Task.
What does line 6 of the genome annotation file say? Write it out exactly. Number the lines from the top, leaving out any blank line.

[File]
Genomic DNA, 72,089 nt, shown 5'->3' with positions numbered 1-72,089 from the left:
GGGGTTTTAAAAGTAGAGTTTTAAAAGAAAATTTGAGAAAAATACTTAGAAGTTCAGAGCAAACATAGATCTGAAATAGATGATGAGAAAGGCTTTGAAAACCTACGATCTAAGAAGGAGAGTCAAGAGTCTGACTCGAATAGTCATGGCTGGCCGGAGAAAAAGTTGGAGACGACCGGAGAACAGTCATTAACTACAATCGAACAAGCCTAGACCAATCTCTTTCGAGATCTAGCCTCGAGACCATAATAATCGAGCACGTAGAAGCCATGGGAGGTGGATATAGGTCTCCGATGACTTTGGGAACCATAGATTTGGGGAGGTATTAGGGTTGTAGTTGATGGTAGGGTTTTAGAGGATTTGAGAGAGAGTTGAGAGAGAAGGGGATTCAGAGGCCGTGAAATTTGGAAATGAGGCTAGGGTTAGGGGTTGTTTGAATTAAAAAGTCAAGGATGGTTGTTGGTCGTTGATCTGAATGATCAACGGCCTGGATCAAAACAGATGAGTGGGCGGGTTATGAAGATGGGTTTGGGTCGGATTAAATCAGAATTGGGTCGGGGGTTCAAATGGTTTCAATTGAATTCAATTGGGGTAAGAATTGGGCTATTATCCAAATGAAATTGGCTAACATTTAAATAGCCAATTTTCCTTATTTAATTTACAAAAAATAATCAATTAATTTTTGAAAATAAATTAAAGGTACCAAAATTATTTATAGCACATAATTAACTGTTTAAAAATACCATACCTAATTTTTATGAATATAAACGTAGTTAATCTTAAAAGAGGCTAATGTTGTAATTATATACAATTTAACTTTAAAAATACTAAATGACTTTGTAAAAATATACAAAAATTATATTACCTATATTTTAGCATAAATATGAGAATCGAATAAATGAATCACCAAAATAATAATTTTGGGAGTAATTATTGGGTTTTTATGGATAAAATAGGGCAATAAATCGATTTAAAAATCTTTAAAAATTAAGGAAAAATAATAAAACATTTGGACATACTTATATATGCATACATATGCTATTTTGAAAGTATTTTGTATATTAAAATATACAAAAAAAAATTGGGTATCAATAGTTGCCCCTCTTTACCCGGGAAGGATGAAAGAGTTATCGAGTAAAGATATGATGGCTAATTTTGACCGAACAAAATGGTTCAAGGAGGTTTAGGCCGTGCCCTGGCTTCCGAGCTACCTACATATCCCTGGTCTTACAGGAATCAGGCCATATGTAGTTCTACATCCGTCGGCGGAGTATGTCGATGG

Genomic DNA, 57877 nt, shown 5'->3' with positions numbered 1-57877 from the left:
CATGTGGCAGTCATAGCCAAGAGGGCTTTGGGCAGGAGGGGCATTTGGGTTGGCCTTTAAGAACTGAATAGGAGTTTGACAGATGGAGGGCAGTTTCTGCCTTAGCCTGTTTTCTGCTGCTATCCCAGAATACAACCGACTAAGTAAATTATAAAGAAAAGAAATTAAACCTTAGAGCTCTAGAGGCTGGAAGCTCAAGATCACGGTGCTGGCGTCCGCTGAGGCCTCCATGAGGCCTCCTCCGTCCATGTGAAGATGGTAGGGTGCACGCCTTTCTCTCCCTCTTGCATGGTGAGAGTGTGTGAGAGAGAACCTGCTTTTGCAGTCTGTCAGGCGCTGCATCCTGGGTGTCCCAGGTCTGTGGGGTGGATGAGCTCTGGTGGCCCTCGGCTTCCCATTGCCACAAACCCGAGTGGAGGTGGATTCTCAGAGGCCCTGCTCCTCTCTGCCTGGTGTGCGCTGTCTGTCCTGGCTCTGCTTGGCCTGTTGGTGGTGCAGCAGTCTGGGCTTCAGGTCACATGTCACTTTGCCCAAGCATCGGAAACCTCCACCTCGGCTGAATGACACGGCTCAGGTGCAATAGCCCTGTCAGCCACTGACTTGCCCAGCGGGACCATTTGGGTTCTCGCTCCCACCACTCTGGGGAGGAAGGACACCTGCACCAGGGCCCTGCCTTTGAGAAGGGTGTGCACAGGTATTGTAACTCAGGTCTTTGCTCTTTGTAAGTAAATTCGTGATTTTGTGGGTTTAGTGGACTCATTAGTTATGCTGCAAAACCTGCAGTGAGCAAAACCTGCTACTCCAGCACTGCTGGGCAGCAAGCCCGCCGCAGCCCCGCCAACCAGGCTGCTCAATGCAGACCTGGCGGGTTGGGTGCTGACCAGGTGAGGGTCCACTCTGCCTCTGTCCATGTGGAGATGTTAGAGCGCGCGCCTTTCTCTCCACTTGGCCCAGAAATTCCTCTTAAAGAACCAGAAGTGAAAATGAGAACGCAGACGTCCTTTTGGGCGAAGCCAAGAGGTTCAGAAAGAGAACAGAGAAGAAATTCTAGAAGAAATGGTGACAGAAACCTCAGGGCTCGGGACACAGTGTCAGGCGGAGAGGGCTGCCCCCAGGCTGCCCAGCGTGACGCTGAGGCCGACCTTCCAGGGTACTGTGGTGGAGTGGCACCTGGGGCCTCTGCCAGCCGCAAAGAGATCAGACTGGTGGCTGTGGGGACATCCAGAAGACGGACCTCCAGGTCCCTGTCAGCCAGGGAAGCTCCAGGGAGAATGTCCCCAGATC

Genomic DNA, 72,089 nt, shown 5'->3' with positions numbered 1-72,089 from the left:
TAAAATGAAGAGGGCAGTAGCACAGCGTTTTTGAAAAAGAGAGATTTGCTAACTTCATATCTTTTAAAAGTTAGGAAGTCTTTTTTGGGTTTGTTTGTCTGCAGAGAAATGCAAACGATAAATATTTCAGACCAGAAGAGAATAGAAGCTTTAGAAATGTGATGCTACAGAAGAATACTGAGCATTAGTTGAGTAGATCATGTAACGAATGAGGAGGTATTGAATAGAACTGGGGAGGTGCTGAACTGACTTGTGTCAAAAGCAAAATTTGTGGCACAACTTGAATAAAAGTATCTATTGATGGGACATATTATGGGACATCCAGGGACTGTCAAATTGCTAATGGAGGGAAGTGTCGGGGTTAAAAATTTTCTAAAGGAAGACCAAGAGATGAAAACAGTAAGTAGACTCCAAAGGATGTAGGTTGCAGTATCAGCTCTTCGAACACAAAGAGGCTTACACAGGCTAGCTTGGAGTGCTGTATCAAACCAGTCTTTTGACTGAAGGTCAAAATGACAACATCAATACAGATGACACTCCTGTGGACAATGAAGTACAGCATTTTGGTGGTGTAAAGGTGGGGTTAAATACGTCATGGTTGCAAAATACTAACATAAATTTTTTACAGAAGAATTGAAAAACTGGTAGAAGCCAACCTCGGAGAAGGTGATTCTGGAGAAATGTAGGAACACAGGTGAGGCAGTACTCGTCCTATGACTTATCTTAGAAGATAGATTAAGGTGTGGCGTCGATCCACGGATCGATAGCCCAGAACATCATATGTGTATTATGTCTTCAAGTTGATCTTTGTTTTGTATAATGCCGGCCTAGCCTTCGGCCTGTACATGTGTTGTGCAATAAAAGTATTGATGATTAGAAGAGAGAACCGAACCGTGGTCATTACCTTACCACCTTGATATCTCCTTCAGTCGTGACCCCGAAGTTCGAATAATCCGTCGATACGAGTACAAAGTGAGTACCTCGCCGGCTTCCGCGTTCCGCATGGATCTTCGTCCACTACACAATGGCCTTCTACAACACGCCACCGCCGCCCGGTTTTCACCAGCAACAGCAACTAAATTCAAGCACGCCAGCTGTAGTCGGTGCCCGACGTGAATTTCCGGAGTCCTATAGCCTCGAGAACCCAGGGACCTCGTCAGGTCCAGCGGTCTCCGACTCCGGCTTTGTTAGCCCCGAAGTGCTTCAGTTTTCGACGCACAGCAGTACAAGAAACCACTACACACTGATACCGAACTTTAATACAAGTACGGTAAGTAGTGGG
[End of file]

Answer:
TAAAATGAAGAGGGCAGTAGCACAGCGTTTTTGAAAAAGAGAGATTTGCTAACTTCATATCTTTTAAAAGTTAGGAAGTCTTTTTTGGGTTTGTTTGTCTGCAGAGAAATGCAAACGATAAATATTTCAGACCAGAAGAGAATAGAAGCTTTAGAAATGTGATGCTACAGAAGAATACTGAGCATTAGTTGAGTAGATCATGTAACGAATGAGGAGGTATTGAATAGAACTGGGGAGGTGCTGAACTGACTTGTGTCAAAAGCAAAATTTGTGGCACAACTTGAATAAAAGTATCTATTGATGGGACATATTATGGGACATCCAGGGACTGTCAAATTGCTAATGGAGGGAAGTGTCGGGGTTAAAAATTTTCTAAAGGAAGACCAAGAGATGAAAACAGTAAGTAGACTCCAAAGGATGTAGGTTGCAGTATCAGCTCTTCGAACACAAAGAGGCTTACACAGGCTAGCTTGGAGTGCTGTATCAAACCAGTCTTTTGACTGAAGGTCAAAATGACAACATCAATACAGATGACACTCCTGTGGACAATGAAGTACAGCATTTTGGTGGTGTAAAGGTGGGGTTAAATACGTCATGGTTGCAAAATACTAACATAAATTTTTTACAGAAGAATTGAAAAACTGGTAGAAGCCAACCTCGGAGAAGGTGATTCTGGAGAAATGTAGGAACACAGGTGAGGCAGTACTCGTCCTATGACTTATCTTAGAAGATAGATTAAGGTGTGGCGTCGATCCACGGATCGATAGCCCAGAACATCATATGTGTATTATGTCTTCAAGTTGATCTTTGTTTTGTATAATGCCGGCCTAGCCTTCGGCCTGTACATGTGTTGTGCAATAAAAGTATTGATGATTAGAAGAGAGAACCGAACCGTGGTCATTACCTTACCACCTTGATATCTCCTTCAGTCGTGACCCCGAAGTTCGAATAATCCGTCGATACGAGTACAAAGTGAGTACCTCGCCGGCTTCCGCGTTCCGCATGGATCTTCGTCCACTACACAATGGCCTTCTACAACACGCCACCGCCGCCCGGTTTTCACCAGCAACAGCAACTAAATTCAAGCACGCCAGCTGTAGTCGGTGCCCGACGTGAATTTCCGGAGTCCTATAGCCTCGAGAACCCAGGGACCTCGTCAGGTCCAGCGGTCTCCGACTCCGGCTTTGTTAGCCCCGAAGTGCTTCAGTTTTCGACGCACAGCAGTACAAGAAACCACTACACACTGATACCGAACTTTAATACAAGTACGGTAAGTAGTGGG